8 places to experience nature without pitching a tent
- 03 Jun - 09 Jun, 2023
Bangladesh has some of the most hazardous waterways on the planet, but the people there still cling to the ancient paddlewheel steamers that were constructed over a century ago.
The first danger first dimly appeared just after dusk. The captain yelled, "Starboard right!" as he peered through wire-rimmed spectacles into the pitch-black waters of Bangladesh's Buriganga River. Man, the pumps in the boiler room!" He improbably navigated a course to avoid an approaching ferry that was significantly overloaded while sailing fully blind, without shipping lights, and only with the resounding blast of a foghorn for assistance.
It could have been a tremendous catastrophe given the chaos on the water, which included a continual stream of torpedo-shaped taxis, multi-story barges, wide-loaded junks, fragile rubber ships, and shoddy freighters going between Dhaka and the Bay of Bengal. But this was no accident. The PS Ostrich, a vintage paddle-wheel steamer from Bangladesh, has been able to navigate through the middle of this mayhem every night for decades, as though caught up in a real-life Battleship game. Such attention to detail keeps the nation with the densest population afloat. 8,000 km of navigable rivers and streams crisscross Bangladesh, forming an aquatic plain that rivals any seascape Turner could have depicted. The only way to navigate its enormous and incomprehensible deltas is by boat.
And the PS Ostrich has never sunk or collapsed. The steamer's epic 20-hour journey from Dhaka to Morrelganj, a city on the edge of the Sundarbans, the largest belt of mangrove forest in the world, is a remarkable feat of maritime engineering and blind trust. The PS Ostrich might be said to as the nation's greatest survival. One of just four remaining paddlewheel steamers in the nation, it is steeped in history and is known as "the Rockets" because it was formerly the quickest boat on the water. The PS Mahsud, PS Lepcha, and PS Tern are all still in service, but it is the steampunk PS Ostrich with its dirty-yellow veneer that draws attention from the crowded wharves of Dhaka's Sadarghat boat terminal.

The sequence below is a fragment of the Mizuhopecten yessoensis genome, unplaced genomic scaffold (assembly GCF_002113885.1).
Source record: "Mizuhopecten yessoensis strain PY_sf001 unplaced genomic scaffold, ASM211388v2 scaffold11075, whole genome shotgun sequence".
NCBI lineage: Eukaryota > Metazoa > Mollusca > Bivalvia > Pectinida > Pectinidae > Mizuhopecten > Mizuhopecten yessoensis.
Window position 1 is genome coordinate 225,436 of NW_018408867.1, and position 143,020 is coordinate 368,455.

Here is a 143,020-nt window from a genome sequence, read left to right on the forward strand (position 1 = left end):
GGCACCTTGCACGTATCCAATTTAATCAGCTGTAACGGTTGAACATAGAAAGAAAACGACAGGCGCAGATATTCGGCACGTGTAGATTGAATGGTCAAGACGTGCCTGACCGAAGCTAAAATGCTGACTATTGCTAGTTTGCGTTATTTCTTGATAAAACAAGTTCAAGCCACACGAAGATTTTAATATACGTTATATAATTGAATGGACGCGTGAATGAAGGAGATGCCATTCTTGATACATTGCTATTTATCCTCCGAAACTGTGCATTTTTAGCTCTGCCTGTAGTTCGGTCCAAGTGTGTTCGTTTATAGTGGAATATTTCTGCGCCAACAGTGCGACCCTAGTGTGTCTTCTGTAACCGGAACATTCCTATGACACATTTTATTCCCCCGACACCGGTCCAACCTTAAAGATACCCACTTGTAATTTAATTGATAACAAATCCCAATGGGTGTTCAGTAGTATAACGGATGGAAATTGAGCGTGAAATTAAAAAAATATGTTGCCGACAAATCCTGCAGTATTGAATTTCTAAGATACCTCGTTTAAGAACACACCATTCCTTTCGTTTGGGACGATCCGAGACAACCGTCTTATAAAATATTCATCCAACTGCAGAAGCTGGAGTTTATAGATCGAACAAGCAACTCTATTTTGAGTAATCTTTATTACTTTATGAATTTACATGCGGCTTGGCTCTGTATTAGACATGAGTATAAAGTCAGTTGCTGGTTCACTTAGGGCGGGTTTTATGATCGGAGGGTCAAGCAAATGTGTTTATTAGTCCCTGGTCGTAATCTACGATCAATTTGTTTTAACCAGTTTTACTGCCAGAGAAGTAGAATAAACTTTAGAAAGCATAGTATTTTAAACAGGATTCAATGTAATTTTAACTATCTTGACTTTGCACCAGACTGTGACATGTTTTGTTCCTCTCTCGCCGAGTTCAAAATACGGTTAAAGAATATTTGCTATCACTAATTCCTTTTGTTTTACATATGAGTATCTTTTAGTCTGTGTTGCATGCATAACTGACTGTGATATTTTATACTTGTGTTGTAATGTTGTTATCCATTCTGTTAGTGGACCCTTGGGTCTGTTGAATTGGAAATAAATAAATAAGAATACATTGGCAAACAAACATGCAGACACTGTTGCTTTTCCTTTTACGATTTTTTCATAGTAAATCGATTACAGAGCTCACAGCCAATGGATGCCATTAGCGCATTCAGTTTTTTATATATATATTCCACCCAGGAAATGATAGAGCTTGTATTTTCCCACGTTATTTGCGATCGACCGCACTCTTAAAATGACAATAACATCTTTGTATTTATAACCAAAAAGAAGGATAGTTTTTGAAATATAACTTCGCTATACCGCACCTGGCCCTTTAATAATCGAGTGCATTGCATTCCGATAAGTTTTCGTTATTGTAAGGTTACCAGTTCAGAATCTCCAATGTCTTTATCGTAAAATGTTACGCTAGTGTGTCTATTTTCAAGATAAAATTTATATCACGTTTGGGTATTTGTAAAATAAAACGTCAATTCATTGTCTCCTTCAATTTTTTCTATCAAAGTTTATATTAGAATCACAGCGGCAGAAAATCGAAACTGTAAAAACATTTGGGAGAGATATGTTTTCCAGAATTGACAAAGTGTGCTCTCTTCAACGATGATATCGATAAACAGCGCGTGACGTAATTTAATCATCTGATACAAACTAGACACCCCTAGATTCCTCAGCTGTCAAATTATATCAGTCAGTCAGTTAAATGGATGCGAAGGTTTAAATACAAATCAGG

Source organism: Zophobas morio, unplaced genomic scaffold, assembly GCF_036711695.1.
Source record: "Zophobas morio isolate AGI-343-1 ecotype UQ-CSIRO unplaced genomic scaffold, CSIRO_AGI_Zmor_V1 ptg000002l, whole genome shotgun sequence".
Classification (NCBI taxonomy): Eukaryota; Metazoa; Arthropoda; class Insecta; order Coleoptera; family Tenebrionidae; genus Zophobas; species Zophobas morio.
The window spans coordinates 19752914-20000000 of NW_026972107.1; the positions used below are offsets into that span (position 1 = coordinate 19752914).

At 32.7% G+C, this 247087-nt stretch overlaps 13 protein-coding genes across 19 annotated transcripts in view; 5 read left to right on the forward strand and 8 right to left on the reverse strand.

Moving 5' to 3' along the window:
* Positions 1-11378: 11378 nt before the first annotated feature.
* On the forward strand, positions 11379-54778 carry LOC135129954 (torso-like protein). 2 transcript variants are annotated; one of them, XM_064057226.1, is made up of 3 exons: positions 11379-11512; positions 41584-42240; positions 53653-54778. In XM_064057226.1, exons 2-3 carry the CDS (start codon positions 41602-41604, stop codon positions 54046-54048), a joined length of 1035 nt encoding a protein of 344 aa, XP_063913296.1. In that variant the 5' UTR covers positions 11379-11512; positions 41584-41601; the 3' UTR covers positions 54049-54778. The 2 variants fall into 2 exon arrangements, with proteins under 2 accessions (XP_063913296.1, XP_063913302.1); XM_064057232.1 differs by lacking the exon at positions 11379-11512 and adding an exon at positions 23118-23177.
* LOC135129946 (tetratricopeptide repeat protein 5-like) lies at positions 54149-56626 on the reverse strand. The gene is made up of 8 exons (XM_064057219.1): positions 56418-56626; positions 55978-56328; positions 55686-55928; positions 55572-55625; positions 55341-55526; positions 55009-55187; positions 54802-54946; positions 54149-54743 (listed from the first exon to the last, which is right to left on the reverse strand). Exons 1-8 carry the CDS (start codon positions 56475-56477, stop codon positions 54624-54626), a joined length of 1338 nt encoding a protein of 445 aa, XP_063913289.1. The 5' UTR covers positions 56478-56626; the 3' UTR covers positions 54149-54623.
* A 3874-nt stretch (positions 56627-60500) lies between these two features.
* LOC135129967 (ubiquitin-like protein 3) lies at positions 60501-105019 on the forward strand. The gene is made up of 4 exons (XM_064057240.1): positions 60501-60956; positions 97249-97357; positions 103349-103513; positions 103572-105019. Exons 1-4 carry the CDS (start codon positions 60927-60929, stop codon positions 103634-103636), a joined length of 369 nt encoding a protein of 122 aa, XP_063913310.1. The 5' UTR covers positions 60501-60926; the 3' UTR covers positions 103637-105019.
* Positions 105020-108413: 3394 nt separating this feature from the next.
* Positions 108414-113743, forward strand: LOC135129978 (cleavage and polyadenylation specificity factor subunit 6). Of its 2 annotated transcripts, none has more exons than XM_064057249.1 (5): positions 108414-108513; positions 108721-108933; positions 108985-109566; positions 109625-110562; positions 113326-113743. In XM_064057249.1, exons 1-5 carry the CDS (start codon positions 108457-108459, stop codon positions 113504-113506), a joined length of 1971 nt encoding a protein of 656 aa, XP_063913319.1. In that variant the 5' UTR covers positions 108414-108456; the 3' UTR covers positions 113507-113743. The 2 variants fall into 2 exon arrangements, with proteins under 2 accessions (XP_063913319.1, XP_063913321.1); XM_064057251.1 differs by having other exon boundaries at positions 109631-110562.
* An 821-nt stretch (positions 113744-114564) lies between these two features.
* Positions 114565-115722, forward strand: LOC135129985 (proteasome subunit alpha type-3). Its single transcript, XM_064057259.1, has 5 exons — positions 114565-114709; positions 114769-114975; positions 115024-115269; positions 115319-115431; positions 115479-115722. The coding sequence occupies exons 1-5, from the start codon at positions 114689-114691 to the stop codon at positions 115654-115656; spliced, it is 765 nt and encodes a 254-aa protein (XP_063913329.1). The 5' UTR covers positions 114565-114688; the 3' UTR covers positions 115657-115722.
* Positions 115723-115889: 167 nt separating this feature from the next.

The ship is everything but a marvel of preservation when viewed up close, sitting low, and on the verge of sinking. An unlikely colonial relic from the British East India Company's tenure in Bengal, this two-tiered, decaying building was constructed in 1929 in the dockyards of Clydebank, Scotland, and then transported to the Bay of Bengal as a passenger ferry. The Scottish shipyard employees had no idea that more than 85 years later, the ship would still be a lifeline in Bangladesh.
Even after having had its roof rebuilt (although with rusted tin sheets) and having its large paddlewheels powered by a crude diesel engine since 1996, the vessel still has an antique appearance. When loaded with goods like three-piece suites, washing machines, grain bags, and rusty bicycles, the boat functions like a floating hamlet full of people, drama, and encounters. There is space for 700 passengers, but that number can increase to 3,000 on Islamic festivals like Eid.
Bangladesh's economy is based on the water, and Bangladesh requires faster, more streamlined ships, which is an issue for the Rockets. There is escalating rivalry from nearby nations India and China, whose shiny-white, multi-tiered vessels are enticing passengers to emerging companies. With better schedules and extremely affordable costs, these deep-hulled boats may travel from Dhaka to the delta cities of Chittagong, Chandpur, Barisal, Hularhat, and Morrelganj in up to half the time of the Rockets. These boats have established themselves as the driving force behind the nation's modernization with hallmarks like these. The Rockets, in contrast, are antiquated and unnecessary.
However, this past itself could be their rescuer. The Rockets are rich with memories for Bangladeshis of all ages and are ancient relics in a contemporary environment. Since before World War II, the elderly have journeyed aboard them, and families still enjoy the romance and thrill of life on deck.
Chandpur, a city near a confluence of the Buriganga, Padma, and Meghna rivers, is well known for significant boat collisions involving ferries and barges, although none that have so far resulted in the decommissioning of the Rockets. The passengers of the PS Ostrich concur on that point. Rajib Ahmed Khan, a worker with the forestry department travelling from Barisal to Hularhat, asserted that "The Rockets are more dependable" because they had never experienced an accident throughout all of this time. "It is constructed by the British, although the more contemporary boats have numerous issues. That has to be significant.
Contrary to popular belief, the Rockets' lifeline might also be their lack of speed. Numerous small settlements would be cut off without the Rockets' extensive service because the quicker boats only dock at big entrances. Even if all that exists here are mud hut settlements surrounded by fruit trees and soggy rice paddies, the trusty PS Ostrich navigates the backwaters and makes stops at the crude tug boat landing pontoons to make sure that everyone can go where they need to go.
And for the foreign visitor, the trek is a romantic window into a world that has partially submerged, a tour that is difficult to compare to elsewhere. Borne by the current, one can float past inundated riverbeds and besieged paddy fields on the way to the vast mangrove forests of the Sundarbans, the last remaining habitat for the Royal Bengal Tiger in the nation. A rickety paddle-wheel steamer like the PS Ostrich might yet have a place if keeping afloat is the price of survival in Bangladesh. May she continue to navigate these waters.